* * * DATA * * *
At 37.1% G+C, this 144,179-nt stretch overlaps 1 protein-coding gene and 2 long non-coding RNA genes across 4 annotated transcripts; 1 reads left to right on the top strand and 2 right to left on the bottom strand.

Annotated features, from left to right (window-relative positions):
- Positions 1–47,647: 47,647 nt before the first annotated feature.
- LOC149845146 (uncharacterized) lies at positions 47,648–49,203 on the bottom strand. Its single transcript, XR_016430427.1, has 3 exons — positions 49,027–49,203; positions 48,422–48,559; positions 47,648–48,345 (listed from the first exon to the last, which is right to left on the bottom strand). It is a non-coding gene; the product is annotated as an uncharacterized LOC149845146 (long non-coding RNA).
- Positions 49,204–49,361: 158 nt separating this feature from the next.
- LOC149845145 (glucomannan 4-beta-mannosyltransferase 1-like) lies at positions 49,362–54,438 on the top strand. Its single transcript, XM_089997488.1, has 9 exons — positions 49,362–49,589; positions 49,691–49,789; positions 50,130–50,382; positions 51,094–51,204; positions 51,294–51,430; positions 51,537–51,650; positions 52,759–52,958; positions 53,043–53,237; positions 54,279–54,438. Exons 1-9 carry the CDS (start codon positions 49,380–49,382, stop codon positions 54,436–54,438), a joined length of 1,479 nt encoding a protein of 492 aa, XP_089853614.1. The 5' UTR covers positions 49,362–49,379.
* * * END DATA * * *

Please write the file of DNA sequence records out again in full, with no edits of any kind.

At 37.1% G+C, this 144,179-nt stretch overlaps 1 protein-coding gene and 2 long non-coding RNA genes across 4 annotated transcripts; 1 reads left to right on the top strand and 2 right to left on the bottom strand.

Annotated features, from left to right (window-relative positions):
- Positions 1–47,647: 47,647 nt before the first annotated feature.
- LOC149845146 (uncharacterized) lies at positions 47,648–49,203 on the bottom strand. Its single transcript, XR_016430427.1, has 3 exons — positions 49,027–49,203; positions 48,422–48,559; positions 47,648–48,345 (listed from the first exon to the last, which is right to left on the bottom strand). It is a non-coding gene; the product is annotated as an uncharacterized LOC149845146 (long non-coding RNA).
- Positions 49,204–49,361: 158 nt separating this feature from the next.
- LOC149845145 (glucomannan 4-beta-mannosyltransferase 1-like) lies at positions 49,362–54,438 on the top strand. Its single transcript, XM_089997488.1, has 9 exons — positions 49,362–49,589; positions 49,691–49,789; positions 50,130–50,382; positions 51,094–51,204; positions 51,294–51,430; positions 51,537–51,650; positions 52,759–52,958; positions 53,043–53,237; positions 54,279–54,438. Exons 1-9 carry the CDS (start codon positions 49,380–49,382, stop codon positions 54,436–54,438), a joined length of 1,479 nt encoding a protein of 492 aa, XP_089853614.1. The 5' UTR covers positions 49,362–49,379.